These are continued discussions being sponsored by Sinte Gleska University, not only by academic delivery, but by forums . . . to develop plans of action for students, both college and high school. Communities, community leaders, and tribal program leaders can all come together with written plans and surveys to develop a complete master plan to strengthen tribal self-determination and sovereignty for the future.

Culturally responsive curricula is a hallmark of a tribal college education. Do you think this is even more important when it comes to teaching history classes?

The two go hand in hand. You can’t have one without the other. The history of Indigenous nations needs to be the cultural foundation of who we are as a tribal people. Our ancestry and everything that has transpired since and before needs to be known by our people. Medicine men can play a crucial role in the preservation of cultural information not always known to researchers or the authors of history books. Place and time dictate who we are. It validates the essence and psyche of ourselves as individuals and families, and largely as tribal nations.

In the early days of the TCU movement, did you and your colleagues have conversations about how history should be taught?

It was our prayers and hope that [tribal history] would be the basis of our academic teaching. Unfortunately, the requirements of the academic world, such as teaching credentials and other accreditation requirements, initially were required. Someone knowledgeable about history through experience or through prayer and ceremony in communication through the ancestral world was not always accepted in Western educational norms. This showed early the need for individuals’ ownership of education through our own accreditation system and to be clothed in our own spirituality, laws, values, objectives, standards, and evaluation techniques.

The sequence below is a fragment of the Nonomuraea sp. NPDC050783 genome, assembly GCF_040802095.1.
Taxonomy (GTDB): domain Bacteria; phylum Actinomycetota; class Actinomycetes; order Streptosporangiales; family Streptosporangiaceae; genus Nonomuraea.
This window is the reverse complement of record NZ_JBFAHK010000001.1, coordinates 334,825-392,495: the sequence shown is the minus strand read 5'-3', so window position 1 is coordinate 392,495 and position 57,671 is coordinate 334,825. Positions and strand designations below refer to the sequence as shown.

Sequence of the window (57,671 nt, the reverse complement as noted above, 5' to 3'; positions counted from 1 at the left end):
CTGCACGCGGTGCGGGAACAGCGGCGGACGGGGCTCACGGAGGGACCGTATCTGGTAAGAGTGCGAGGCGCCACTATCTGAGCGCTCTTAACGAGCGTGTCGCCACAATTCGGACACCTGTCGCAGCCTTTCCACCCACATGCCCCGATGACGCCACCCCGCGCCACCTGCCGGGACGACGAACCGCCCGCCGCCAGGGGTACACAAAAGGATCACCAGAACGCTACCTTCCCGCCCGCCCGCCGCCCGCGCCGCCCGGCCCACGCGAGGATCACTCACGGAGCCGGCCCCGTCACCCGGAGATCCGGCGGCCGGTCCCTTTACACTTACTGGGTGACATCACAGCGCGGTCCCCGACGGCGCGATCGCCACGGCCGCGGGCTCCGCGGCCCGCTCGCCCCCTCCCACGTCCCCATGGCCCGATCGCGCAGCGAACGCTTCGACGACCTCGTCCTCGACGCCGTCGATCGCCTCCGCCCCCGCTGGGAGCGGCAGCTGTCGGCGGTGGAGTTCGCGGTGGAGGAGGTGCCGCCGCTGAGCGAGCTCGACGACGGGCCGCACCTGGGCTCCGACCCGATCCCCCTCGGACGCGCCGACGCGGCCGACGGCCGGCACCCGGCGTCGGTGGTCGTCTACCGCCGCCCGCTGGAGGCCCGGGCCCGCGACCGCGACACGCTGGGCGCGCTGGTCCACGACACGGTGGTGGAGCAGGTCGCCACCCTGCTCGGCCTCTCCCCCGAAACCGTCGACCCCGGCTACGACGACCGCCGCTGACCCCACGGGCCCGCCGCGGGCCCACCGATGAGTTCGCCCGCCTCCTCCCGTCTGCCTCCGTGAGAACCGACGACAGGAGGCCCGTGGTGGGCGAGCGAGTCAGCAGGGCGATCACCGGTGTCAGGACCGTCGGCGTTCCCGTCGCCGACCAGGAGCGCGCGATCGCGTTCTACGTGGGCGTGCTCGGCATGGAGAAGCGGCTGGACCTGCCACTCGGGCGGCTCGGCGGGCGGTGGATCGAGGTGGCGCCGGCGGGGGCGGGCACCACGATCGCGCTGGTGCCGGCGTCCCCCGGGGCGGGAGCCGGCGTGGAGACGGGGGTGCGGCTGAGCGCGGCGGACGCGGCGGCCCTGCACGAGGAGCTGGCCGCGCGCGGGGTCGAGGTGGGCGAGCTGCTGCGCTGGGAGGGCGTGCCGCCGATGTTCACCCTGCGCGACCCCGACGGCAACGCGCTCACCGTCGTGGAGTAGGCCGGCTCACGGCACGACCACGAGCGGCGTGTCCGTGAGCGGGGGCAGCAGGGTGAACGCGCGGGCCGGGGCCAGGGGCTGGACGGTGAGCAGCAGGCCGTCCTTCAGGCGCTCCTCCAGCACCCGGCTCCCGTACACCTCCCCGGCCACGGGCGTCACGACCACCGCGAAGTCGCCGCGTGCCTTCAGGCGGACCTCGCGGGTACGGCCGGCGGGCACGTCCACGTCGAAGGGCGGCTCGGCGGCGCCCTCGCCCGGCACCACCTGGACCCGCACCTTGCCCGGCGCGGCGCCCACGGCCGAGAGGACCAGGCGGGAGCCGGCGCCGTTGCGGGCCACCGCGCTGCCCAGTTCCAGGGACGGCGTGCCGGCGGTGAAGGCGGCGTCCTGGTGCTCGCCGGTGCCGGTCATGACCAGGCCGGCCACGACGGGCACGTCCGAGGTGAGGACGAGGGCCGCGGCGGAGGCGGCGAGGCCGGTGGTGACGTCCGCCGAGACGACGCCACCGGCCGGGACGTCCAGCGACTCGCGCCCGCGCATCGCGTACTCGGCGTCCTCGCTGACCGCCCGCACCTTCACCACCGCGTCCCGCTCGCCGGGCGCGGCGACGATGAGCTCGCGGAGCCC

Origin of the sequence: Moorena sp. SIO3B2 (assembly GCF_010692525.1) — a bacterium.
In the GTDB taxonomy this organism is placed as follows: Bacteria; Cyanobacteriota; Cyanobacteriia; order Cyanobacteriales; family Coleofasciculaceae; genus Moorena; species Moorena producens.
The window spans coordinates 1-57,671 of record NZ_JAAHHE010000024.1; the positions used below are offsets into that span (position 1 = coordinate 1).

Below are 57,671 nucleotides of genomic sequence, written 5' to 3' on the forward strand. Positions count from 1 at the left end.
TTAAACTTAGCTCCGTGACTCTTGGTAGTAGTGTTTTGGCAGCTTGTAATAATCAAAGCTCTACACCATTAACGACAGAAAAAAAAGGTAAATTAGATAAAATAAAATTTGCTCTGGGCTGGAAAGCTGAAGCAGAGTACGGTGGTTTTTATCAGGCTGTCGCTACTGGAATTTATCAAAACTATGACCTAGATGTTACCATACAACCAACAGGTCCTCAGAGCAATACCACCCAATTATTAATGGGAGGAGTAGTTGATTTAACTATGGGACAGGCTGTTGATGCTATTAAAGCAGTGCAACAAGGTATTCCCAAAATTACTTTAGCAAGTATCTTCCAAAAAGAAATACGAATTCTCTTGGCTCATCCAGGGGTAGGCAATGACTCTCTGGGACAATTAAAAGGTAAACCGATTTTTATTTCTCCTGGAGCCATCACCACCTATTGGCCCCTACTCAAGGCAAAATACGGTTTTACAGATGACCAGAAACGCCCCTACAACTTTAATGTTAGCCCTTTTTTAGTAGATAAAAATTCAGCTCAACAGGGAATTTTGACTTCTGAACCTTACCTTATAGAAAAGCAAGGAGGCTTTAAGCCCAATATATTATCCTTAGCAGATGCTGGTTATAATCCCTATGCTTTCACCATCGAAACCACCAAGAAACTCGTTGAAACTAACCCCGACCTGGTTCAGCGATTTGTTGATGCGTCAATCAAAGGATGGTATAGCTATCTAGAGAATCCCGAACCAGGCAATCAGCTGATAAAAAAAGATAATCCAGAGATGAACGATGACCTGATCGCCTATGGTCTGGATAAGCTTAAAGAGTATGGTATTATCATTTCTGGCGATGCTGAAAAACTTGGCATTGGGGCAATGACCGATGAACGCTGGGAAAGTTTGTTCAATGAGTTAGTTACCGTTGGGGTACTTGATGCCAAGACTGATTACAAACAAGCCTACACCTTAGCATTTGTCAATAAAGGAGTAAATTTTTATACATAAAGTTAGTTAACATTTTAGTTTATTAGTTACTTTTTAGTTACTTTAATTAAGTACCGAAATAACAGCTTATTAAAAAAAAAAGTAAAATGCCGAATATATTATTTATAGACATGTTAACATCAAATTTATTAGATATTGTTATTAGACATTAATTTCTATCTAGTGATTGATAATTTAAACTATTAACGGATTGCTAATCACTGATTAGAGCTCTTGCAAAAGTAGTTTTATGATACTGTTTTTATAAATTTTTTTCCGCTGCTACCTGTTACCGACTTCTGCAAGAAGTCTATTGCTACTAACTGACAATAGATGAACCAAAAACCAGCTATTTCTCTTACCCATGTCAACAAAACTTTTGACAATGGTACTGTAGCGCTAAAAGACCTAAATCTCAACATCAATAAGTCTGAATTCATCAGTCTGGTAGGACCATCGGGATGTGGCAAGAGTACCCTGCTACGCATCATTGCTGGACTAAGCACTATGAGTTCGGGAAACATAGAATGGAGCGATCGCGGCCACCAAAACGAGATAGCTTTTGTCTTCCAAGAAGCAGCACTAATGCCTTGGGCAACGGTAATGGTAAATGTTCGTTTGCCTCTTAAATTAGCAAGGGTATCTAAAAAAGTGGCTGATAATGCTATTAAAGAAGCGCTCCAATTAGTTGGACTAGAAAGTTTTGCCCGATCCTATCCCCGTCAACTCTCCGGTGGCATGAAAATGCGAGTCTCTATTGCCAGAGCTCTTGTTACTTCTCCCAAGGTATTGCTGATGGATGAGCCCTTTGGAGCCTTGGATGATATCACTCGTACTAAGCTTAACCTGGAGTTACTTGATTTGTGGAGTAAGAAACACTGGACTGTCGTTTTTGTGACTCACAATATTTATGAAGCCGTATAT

What sorts of changes have you witnessed over the years?

Certainly, the need for our own ownership of education, as well as oral history and how this all played into the validation of who we are as we strive to bring truth into our history and its delivery. Some changes are extremely slow. Colonialist lifestyles and measures too often impede that which we know and do, but it is slowly changing. A big change is that our model of tribal colleges and universities is slowly gaining acceptance in this country. We stand ready to advance this another notch through partnerships.

At SGU, which department teaches history?

Each academic department has its own history to tell via tribal studies, education, the arts, or as in our various other academic degrees.

Is it important who teaches history courses?

It is if you want the innate essence of understanding what and why you’re teaching. The flipside is to accept what you have. We are appreciative of the historical knowledge our instructors have [who] are able to utilize resources such as ledgers, historical trips to sacred sites, as well as the use of spiritual leaders in our classrooms.

Is course content at SGU developed by the individual instructor, the department, or the college?

All three play a role in some fashion, but it is the department, through discussion, that strengthens course content—although an instructor can do a great job by themselves developing historical information. Of course this also depends on their experience and their initiative on how well they want to do.

The history of the United States and American Indians is punctuated with so many atrocities and injustices. How do we reconcile this past?

Through prayer and patience with a systematic approach to teaching truth and all it represents. Then approach it holistically, as everything is related and connected in a historical fashion.

What advice would you give educators, especially non-Natives, who teach history courses at tribal colleges?

Extend appreciation and gratitude for the instructor’s willingness to commit to a difficult teaching assignment. We need these educators to get us off the ground as we deal with the accreditation requirements of the non-tribal world. Our instructors help is needed and it will lead to respect, not only as an instructor, but as a person.